These are far from the only examples of whatever the level below “will this do?” is, but I’d best at least mention the plot. Couple moves to Salem so the husband can teach at the local college; they accidentally release The Warlock, and a guy from the “Protestant Church Of England” comes to help them put him back. Wow, that was a bit quicker a recap than even I expected. There’s an utterly irrelevant subplot about Sonny having cheated with one of his students before, and all the women in this class being gorgeous models who inexplicably are hot for this unattractive, boring-looking guy, but that can safely be ignored. Compared to part 7, there’s barely any sex in it too, although all three of the main women are, of course, required to disrobe at least once.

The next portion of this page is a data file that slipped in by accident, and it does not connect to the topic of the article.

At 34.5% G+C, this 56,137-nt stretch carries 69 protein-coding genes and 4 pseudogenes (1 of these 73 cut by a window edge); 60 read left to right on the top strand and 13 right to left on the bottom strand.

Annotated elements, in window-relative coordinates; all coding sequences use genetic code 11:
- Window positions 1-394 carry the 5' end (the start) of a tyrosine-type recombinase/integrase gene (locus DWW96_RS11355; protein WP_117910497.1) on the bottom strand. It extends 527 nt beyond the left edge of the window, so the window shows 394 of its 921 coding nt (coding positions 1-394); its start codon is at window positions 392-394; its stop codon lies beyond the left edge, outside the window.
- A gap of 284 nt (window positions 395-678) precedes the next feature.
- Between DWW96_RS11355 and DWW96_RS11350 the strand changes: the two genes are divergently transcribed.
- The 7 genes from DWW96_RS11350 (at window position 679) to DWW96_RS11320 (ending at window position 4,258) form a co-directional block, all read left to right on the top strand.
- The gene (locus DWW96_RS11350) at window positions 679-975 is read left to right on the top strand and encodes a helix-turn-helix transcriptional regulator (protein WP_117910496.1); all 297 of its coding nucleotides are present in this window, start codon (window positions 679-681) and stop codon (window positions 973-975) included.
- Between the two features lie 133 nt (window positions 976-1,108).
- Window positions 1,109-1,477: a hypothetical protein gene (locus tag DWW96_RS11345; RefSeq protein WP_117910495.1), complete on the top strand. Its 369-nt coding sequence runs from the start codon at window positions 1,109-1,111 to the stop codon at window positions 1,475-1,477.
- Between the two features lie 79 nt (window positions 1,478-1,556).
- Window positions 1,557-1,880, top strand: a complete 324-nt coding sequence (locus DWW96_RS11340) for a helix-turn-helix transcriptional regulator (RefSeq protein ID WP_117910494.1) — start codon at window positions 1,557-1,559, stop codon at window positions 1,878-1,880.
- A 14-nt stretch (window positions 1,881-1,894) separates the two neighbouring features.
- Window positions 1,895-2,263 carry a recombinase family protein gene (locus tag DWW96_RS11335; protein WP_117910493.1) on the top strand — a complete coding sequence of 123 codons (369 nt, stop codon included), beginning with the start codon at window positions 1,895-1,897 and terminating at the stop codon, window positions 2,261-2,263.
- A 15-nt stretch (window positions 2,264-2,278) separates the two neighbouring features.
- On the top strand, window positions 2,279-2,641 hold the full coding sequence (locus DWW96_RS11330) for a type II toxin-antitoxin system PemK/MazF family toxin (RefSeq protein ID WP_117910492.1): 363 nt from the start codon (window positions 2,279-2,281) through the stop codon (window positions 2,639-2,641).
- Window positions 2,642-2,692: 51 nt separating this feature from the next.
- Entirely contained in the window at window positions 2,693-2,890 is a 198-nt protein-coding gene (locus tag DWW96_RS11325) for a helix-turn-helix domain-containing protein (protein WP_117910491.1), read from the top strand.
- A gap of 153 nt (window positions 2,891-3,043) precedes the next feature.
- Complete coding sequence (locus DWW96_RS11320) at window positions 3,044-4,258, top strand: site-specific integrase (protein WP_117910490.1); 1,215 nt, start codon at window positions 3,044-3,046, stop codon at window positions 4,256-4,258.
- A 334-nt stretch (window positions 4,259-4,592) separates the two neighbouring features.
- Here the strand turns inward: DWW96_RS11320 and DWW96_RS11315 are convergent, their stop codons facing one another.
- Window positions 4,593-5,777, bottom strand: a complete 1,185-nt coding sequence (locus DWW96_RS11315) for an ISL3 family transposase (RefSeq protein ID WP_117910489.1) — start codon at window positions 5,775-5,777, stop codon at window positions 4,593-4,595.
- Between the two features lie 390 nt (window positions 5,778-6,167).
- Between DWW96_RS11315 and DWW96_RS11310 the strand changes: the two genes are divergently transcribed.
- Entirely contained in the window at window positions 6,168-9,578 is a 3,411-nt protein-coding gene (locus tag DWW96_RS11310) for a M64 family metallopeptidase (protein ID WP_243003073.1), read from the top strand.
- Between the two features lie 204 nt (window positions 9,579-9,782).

The real reason the Warlock is released is down to Sonny’s neighbour, Mitch. He and his wife Gayle just walk into Sonny’s house without being asked or invited and make themselves at home, which is one of my least favourite bad movie tropes; but they double down by having Mitch, later, break into the house while Sonny is (for some reason) having a lecture in his lounge, go down to the basement, tear a massive hole in the wall, discover the sealed up crypt, break into that as well, and steal the magic cross which has kept The Warlock trapped for the last three hundred years. This eventually turns Mitch mad and he’s carted off by the police before the end – this movie is so miserable I was hoping the police would knock on my door and treat me the same way so I’d be spared any more of it.